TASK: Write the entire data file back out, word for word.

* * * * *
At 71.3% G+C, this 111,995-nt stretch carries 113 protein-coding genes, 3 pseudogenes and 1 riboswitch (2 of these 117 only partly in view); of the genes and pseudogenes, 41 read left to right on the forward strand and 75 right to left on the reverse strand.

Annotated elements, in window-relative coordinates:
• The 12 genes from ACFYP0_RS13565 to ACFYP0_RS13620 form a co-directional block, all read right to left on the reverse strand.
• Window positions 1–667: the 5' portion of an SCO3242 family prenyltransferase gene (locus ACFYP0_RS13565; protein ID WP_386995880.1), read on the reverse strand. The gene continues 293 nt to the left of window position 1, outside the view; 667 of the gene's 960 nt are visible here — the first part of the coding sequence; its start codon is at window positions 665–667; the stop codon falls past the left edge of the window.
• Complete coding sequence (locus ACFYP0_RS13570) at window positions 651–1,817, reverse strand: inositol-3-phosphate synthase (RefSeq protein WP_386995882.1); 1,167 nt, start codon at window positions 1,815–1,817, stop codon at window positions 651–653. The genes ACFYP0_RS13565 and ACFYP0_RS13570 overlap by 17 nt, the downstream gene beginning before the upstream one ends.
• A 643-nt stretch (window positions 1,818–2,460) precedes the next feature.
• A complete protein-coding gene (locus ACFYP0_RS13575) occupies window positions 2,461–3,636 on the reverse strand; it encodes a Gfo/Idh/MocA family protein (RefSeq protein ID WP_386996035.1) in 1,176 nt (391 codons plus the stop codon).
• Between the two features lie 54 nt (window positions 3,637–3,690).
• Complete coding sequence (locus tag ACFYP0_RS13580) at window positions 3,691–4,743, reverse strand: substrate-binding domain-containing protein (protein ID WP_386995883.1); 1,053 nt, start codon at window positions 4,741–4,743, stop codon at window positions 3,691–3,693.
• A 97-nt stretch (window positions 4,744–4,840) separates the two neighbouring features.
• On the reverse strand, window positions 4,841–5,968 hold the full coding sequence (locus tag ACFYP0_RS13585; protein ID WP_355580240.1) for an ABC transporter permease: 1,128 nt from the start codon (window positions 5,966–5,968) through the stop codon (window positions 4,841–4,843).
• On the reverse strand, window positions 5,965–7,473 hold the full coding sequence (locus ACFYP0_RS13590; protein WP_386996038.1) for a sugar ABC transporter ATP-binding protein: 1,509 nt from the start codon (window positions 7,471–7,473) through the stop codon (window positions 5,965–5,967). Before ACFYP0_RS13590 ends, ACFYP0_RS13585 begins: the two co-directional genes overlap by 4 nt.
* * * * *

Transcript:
At 71.3% G+C, this 111,995-nt stretch carries 113 protein-coding genes, 3 pseudogenes and 1 riboswitch (2 of these 117 only partly in view); of the genes and pseudogenes, 41 read left to right on the forward strand and 75 right to left on the reverse strand.

Annotated elements, in window-relative coordinates:
• The 12 genes from ACFYP0_RS13565 to ACFYP0_RS13620 form a co-directional block, all read right to left on the reverse strand.
• Window positions 1–667: the 5' portion of an SCO3242 family prenyltransferase gene (locus ACFYP0_RS13565; protein ID WP_386995880.1), read on the reverse strand. The gene continues 293 nt to the left of window position 1, outside the view; 667 of the gene's 960 nt are visible here — the first part of the coding sequence; its start codon is at window positions 665–667; the stop codon falls past the left edge of the window.
• Complete coding sequence (locus ACFYP0_RS13570) at window positions 651–1,817, reverse strand: inositol-3-phosphate synthase (RefSeq protein WP_386995882.1); 1,167 nt, start codon at window positions 1,815–1,817, stop codon at window positions 651–653. The genes ACFYP0_RS13565 and ACFYP0_RS13570 overlap by 17 nt, the downstream gene beginning before the upstream one ends.
• A 643-nt stretch (window positions 1,818–2,460) precedes the next feature.
• A complete protein-coding gene (locus ACFYP0_RS13575) occupies window positions 2,461–3,636 on the reverse strand; it encodes a Gfo/Idh/MocA family protein (RefSeq protein ID WP_386996035.1) in 1,176 nt (391 codons plus the stop codon).
• Between the two features lie 54 nt (window positions 3,637–3,690).
• Complete coding sequence (locus tag ACFYP0_RS13580) at window positions 3,691–4,743, reverse strand: substrate-binding domain-containing protein (protein ID WP_386995883.1); 1,053 nt, start codon at window positions 4,741–4,743, stop codon at window positions 3,691–3,693.
• A 97-nt stretch (window positions 4,744–4,840) separates the two neighbouring features.
• On the reverse strand, window positions 4,841–5,968 hold the full coding sequence (locus tag ACFYP0_RS13585; protein ID WP_355580240.1) for an ABC transporter permease: 1,128 nt from the start codon (window positions 5,966–5,968) through the stop codon (window positions 4,841–4,843).
• On the reverse strand, window positions 5,965–7,473 hold the full coding sequence (locus ACFYP0_RS13590; protein WP_386996038.1) for a sugar ABC transporter ATP-binding protein: 1,509 nt from the start codon (window positions 7,471–7,473) through the stop codon (window positions 5,965–5,967). Before ACFYP0_RS13590 ends, ACFYP0_RS13585 begins: the two co-directional genes overlap by 4 nt.